These are what we call the 'YMMV items.' Things that some people find in this work. We call them 'your mileage might vary' because not everyone sees these things in the same way. This starts discussions in the trope lists, a thing we don't want. Please use the discussion page if you'd like to discuss any of these items.
Complete Monster: Vicious. The reasonable response to your best friend seeing your girlfriend is not to sadistically force her to decide between her own death and having to kill her lover herself. Vicious has loyalty to nobody and thinks nothing of betraying former comrades to death or prison... he doesn't even register when men loyal to him give their lives as they're expendable to him. He also has no qualms about betraying anyone, whether he's usurping power from his leaders or cutting the throat of the foster father who saved his life.
In The Movie when all the classic war planes are taking off one of the planes is piloted by the three old guys. As they're taking off one of them asks the others where they're going and gets the (incorrect) response that they're "going to sink the Bismarck". The plane they are flying in is the same model of plane that delivered the crippling torpedo shot to the Bismarck. In a further bonus the name of that model of plane is Swordfish.
All the written Chinese (no, it's not Japanese, despite the origin of the show) and other languages.
The chess game between Ed and the Chessmaster.
Germans Love David Hasselhoff: While it's still respected in Japan, this series is one of the most beloved anime in Europe and (especially) America. This is partially because it uses so many American action-movie and Western tropes that at times it seems like it was made for a Western audience.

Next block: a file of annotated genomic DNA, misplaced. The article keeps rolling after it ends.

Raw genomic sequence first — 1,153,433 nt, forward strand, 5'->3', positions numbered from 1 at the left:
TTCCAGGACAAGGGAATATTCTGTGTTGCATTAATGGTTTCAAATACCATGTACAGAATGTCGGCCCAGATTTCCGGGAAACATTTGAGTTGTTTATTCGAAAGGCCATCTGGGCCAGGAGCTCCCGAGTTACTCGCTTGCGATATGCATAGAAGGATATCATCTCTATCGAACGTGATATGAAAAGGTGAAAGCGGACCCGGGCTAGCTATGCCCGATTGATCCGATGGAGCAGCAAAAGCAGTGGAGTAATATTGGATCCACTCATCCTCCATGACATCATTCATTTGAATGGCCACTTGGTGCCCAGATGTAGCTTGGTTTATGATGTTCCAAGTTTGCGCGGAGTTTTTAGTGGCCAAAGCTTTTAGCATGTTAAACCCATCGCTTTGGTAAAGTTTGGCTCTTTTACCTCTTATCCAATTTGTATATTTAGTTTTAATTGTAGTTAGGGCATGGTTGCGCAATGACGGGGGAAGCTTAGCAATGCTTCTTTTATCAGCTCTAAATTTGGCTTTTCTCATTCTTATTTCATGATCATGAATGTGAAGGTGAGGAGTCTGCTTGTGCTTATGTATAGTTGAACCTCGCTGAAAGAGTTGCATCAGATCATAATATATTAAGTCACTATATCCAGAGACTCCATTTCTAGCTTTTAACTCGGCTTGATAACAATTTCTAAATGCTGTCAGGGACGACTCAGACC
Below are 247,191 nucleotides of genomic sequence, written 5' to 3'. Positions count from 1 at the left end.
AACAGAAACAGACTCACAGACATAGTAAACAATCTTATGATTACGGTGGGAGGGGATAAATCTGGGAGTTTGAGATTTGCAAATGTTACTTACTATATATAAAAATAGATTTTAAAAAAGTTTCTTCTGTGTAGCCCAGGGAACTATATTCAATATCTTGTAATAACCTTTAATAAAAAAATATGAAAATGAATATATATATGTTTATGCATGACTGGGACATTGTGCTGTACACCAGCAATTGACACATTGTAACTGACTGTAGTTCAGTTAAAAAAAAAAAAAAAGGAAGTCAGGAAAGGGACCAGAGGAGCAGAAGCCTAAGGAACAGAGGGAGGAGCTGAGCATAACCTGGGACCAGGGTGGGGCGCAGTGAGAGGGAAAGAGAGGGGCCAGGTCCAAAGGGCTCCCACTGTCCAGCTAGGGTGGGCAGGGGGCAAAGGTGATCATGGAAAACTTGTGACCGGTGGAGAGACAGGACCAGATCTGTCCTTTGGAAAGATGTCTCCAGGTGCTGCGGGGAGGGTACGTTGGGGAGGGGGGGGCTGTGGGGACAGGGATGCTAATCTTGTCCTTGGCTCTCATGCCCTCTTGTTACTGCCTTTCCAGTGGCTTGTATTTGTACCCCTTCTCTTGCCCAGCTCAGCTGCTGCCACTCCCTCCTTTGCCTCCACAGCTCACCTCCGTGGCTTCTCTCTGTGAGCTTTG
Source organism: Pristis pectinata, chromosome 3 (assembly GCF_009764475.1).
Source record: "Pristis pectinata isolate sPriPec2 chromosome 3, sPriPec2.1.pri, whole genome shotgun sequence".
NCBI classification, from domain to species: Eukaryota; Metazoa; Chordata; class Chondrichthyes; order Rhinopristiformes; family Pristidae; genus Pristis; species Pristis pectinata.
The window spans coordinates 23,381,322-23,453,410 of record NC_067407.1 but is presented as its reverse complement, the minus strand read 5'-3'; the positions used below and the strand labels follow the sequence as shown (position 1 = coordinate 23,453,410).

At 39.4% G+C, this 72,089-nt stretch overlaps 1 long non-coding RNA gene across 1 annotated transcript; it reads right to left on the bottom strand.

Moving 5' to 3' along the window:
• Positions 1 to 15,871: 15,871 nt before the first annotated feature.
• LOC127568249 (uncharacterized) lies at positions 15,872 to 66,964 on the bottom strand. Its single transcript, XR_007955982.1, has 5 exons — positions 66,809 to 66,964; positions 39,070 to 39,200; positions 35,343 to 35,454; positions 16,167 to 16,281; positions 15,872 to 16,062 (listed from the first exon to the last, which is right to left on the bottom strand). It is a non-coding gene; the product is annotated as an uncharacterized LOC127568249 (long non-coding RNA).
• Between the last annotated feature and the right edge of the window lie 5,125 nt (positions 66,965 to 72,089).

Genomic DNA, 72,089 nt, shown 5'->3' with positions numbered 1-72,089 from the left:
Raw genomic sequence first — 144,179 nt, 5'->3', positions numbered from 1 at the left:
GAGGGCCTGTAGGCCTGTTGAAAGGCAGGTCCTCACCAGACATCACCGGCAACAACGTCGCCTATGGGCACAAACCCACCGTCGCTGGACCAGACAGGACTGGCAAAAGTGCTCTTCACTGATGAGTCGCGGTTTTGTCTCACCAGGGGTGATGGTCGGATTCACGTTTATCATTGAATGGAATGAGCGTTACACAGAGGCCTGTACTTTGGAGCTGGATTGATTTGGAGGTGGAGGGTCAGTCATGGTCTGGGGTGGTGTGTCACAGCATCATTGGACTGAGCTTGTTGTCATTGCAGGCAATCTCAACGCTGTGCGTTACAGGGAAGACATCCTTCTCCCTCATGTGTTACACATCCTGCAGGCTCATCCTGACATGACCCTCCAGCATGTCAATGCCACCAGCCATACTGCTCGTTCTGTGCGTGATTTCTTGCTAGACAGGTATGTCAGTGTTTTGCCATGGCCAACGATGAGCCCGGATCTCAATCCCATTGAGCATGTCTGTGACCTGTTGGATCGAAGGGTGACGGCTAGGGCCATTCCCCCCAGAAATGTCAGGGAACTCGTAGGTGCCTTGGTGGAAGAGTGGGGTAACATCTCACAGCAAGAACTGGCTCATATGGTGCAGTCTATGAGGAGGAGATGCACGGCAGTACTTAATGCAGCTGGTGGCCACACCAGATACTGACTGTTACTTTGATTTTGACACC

The episode "Wild Horses" has an old old Space Shuttle being brought out for one last mission. The shuttle? Columbia. Cartoon Network actually pulled this one off the air for a while after the Columbia was destroyed during re-entry. Even worse, the episode mentions the shuttle's heat-resistant tiles being damaged, which is what caused the real Columbia to be destroyed.
Cartoon Network also pulled "Cowboy Funk" from it's first run in September 2001 for it's depiction of a pair of identical skyscrapers being destroyed by a terrorist.
As was "Waltz for Venus" for the opening scene of terrorists taking over a commercial airliner.
In "Jamming With Edward", Jet making fun of Faye's age provides some really depressing Foreshadowing.
The Movie didn't get an American release in theaters until two years later due to its terrorism theme and that the movie made its run in Japanese theaters just days before 9/11.
Hell Is That Noise: "Pierrot le Fou" has two. The first being the creepy cover of Pink Floyd's "On The Run" that plays during the scene where Tongpu is being experimented on, the second being Tongpu's deranged laughter.
Gren admits to Faye that "women aren't [his] style," and much of his interaction with Vicious could be read as jilted former lovers. At the very least, it's very much in Vicious' character to be aware of Gren's affections and manipulating him through them.
I Am Not Shazam: Tongpu, the AcrofaticMonster Clown, is often mistakenly called "Pierrot", after his alias "Mad Pierrot" and the episode's title "Pierrot le Fou", which literally means "Pierrot the Madman".
Seinfeld Is Unfunny: While this series is still among the pantheon of Anime Classics, some minor aspects are not perceived as innovative as they once were.
The Superlative Dubbing done by the producers of the English Language dub is something this series has been praised for. However given that the quality of dubbing in Anime has improved from the 2000s onward, though some people may disagree, this is a less than top selling point nowadays.
The Character of Spike Spiegel, while still one of the undisputedly popular characters of anime and possibly in all medium in general for his badassery and cool attitude, ends up coming across like a clone of many other countless other generic cool guys that are found in more recent works of fiction.